How’s your delivery?Â Well, the only person that can speak to that isÂ your customer.Â DeliveryÂ isÂ quite oftenÂ the trump card at the buying table.Â Delivery of a small product can enable a large project…or hold it up.Â TheÂ value of the projectÂ is farÂ greater thanÂ the productsÂ price and not having it can be extremly costly.
Our delivery performance is compared to what we say that it will be. Â If we state that our “product will ship in 48 hours or less” and it does not happenÂ we have a performance failure.Â If, on a manufactured item, delivery is quoted in 10 working days…then nine days is good…ten equals “as promised” and eleven represents a utter failure.Â In our society we are spoiled to quick-quick-quick and many of our cost initatives require just-in-time purchasing.Â A failure reminds me of the commercial about credit cards – everything is running smoothly until the guy pulls out cash and trys to pay for his meal.Â This departure from the flowÂ causes the wheels to come off ofÂ the whole process.Â Order is restored only when the predictableÂ transactions once again occur.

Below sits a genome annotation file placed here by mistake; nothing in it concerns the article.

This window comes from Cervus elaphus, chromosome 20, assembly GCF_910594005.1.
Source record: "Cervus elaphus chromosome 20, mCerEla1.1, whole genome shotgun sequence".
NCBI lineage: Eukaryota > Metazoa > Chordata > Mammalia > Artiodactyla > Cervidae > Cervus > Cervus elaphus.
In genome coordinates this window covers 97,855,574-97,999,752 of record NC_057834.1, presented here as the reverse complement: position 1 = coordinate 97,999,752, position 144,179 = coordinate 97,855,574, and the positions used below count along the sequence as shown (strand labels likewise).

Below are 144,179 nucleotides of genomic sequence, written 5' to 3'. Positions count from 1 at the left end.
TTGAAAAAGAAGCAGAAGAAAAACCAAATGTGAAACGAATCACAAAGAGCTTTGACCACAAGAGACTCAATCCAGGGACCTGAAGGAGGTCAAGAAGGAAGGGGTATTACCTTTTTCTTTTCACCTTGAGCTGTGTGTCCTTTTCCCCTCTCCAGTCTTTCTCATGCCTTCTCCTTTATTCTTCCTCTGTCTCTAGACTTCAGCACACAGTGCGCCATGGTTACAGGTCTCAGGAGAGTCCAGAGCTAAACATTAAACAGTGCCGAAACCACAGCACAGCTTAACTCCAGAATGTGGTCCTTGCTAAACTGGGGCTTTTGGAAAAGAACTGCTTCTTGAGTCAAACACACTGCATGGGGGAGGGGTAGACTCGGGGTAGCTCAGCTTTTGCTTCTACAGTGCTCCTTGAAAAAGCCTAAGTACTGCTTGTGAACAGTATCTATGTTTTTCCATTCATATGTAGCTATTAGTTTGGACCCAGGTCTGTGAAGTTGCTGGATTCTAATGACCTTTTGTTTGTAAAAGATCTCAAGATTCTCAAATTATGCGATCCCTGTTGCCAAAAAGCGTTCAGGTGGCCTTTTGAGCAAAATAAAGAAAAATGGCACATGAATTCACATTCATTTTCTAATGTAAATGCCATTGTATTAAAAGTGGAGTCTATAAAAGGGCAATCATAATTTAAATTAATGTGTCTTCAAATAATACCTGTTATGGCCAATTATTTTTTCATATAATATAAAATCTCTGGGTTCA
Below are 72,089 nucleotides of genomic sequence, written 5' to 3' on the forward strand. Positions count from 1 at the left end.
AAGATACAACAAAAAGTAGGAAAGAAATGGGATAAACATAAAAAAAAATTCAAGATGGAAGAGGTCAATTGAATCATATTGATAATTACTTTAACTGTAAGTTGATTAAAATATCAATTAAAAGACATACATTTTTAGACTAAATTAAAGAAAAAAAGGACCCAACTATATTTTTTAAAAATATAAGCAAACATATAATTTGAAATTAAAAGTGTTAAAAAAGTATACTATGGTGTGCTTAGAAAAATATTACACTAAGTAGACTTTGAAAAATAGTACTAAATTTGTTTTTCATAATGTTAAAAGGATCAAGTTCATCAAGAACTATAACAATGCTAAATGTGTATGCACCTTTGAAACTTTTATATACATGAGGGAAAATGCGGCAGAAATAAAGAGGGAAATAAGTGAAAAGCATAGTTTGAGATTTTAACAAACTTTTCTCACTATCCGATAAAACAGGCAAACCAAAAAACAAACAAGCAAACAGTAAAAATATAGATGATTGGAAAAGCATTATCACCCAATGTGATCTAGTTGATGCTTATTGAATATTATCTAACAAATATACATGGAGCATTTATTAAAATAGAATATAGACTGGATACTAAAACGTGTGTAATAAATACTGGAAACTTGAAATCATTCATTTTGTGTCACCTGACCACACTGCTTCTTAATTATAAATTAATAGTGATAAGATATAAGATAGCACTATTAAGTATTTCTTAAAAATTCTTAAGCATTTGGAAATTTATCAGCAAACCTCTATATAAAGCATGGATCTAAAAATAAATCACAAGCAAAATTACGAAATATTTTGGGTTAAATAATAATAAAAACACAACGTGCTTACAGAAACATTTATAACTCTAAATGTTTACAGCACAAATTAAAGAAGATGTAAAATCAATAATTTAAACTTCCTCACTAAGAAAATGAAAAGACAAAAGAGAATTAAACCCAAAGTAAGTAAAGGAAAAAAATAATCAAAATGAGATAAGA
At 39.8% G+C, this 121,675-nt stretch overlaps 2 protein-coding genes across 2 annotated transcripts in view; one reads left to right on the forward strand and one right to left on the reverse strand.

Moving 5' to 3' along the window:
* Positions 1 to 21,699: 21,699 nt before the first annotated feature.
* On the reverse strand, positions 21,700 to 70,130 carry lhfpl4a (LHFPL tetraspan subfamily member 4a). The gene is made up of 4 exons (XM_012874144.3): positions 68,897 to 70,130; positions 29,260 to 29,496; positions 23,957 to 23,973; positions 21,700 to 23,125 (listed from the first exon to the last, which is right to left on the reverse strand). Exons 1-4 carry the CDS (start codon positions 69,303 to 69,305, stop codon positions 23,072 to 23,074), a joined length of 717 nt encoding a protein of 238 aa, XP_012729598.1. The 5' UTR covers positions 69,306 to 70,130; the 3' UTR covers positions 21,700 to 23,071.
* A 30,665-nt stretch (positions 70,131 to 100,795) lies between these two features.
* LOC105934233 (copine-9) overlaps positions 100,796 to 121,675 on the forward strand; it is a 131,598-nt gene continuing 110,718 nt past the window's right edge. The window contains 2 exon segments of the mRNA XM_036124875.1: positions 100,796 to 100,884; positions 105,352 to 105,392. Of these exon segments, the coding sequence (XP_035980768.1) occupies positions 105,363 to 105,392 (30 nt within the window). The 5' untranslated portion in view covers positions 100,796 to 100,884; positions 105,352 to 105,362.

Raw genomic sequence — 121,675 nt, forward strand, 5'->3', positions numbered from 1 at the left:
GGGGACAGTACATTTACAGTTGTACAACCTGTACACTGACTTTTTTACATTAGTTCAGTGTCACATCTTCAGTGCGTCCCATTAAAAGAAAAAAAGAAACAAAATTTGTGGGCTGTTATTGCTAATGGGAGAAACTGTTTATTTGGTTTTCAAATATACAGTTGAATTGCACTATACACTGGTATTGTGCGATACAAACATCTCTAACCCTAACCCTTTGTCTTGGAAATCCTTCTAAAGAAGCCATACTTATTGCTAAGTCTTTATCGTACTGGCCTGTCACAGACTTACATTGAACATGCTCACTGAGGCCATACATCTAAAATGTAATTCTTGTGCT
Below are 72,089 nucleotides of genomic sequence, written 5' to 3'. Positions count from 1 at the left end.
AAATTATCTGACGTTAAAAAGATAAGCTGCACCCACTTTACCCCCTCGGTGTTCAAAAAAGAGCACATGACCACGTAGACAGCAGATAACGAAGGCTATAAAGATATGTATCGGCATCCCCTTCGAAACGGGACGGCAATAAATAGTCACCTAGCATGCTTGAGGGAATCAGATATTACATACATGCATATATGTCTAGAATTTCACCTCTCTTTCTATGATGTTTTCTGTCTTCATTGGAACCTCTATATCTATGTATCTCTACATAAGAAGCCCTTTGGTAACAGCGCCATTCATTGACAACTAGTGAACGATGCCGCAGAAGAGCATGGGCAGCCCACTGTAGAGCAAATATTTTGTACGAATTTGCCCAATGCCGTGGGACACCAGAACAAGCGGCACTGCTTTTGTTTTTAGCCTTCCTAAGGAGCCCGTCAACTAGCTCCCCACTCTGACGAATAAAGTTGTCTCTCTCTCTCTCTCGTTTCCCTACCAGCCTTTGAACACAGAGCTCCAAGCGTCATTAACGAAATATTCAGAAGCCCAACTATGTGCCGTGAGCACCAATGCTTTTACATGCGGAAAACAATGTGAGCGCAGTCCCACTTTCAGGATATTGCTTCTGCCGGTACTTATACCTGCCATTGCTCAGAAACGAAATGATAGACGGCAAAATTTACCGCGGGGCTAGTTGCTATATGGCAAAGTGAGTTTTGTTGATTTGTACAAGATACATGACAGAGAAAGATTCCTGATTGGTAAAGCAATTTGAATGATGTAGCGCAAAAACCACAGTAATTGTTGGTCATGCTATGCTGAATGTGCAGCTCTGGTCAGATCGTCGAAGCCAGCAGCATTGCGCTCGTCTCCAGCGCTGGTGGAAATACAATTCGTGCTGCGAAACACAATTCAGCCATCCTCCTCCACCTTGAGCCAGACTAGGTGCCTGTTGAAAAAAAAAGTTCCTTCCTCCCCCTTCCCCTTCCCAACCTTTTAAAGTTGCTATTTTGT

Delivery is a performance that is measured andÂ stored by our customers and used in their evaluation of their vendors.Â Failures and successes in the area of delivery can significantly effect our vendor score and our next opportunity to bid may be met with our past failures.Â It is important in the bidding process not to “fudge” a day or two.Â Stating what will happen is more important than getting the order based on things that cannot happen.
To be totally self-serving….John and his production crew at Bluff Manufacturing has maintained a 99% on-time shipping record for over a year now.Â